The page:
But Republican National Committee political director Mike DuHaime said that concern is likely exaggerated, because the party is focused on turning out a relatively reliable core of supporters. "We try to drive people who we feel with a high degree of confidence are going to vote Republican, and leave it to the candidates" to persuade independents and swing voters, he said.

Well, game on.  Here is my question of the day:  if things are going so great for the GOP, why are they having to send Laura Bush and George Bush and Dick Cheney and all the Bush White House honchos to traditionally very strong Republican districts to shore up the voter base?  As an example, George Bush is headed back to Georgia for the second day in a row today.  GEORGIA?!?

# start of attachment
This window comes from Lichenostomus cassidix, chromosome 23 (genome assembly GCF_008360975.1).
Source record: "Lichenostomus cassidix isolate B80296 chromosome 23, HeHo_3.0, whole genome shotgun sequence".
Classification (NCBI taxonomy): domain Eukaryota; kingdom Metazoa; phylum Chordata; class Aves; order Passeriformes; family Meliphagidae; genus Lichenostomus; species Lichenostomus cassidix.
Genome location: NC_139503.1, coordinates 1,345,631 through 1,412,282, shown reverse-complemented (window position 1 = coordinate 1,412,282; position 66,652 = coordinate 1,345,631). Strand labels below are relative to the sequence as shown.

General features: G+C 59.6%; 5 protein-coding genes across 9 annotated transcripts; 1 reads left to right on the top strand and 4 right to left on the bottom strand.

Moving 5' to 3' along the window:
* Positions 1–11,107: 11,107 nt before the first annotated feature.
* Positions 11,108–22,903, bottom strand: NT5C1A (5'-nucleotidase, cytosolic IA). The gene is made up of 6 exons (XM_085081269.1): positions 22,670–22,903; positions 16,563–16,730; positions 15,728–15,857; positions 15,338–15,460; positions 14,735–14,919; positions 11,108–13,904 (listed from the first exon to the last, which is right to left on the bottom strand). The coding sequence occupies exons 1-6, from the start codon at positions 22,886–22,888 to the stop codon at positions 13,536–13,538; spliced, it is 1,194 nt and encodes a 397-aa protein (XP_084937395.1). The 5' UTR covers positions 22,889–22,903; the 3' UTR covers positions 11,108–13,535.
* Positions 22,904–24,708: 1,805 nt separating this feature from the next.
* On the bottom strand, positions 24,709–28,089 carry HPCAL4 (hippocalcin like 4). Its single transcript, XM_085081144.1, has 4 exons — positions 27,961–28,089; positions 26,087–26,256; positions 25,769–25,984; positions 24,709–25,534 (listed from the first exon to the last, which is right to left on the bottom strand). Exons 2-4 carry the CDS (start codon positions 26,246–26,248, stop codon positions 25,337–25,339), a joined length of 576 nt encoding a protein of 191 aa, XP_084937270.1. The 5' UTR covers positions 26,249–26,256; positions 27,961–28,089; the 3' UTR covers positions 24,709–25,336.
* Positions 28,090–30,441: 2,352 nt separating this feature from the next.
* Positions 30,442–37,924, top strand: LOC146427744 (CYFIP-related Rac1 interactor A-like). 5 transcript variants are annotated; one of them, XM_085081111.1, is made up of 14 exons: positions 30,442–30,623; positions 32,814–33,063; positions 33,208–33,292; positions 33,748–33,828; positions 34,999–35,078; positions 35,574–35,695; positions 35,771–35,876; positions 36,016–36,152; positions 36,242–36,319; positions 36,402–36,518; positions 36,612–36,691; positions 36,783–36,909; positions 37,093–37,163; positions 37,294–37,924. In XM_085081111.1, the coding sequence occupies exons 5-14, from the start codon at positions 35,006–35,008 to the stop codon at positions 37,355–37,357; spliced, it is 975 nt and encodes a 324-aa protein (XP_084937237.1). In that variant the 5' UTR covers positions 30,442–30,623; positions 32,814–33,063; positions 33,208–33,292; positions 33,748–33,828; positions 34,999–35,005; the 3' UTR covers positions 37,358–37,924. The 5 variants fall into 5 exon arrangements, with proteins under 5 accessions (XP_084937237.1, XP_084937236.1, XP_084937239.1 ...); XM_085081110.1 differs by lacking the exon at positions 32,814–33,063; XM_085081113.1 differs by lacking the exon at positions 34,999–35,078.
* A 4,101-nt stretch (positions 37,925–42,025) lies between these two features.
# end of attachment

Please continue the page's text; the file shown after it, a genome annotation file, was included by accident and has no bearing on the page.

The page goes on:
A lot of what gets written and what gets said in interviews is spin and pre-election posturing and hype, but it all serves as a reminder that nothing is certain — and no matter what the national polling is saying about trends, this all — ALL — comes down to getting out our vote.

As Josh said yesterday, feel the wave, be the wave.  Let's get out there and kick some ass today.  It is going to take each and every one of us pulling our weight for the next seven — SEVEN — days.  No stopping, no breaks — this is a sprint straight through to the finish line.  What are you doing to get out our vote?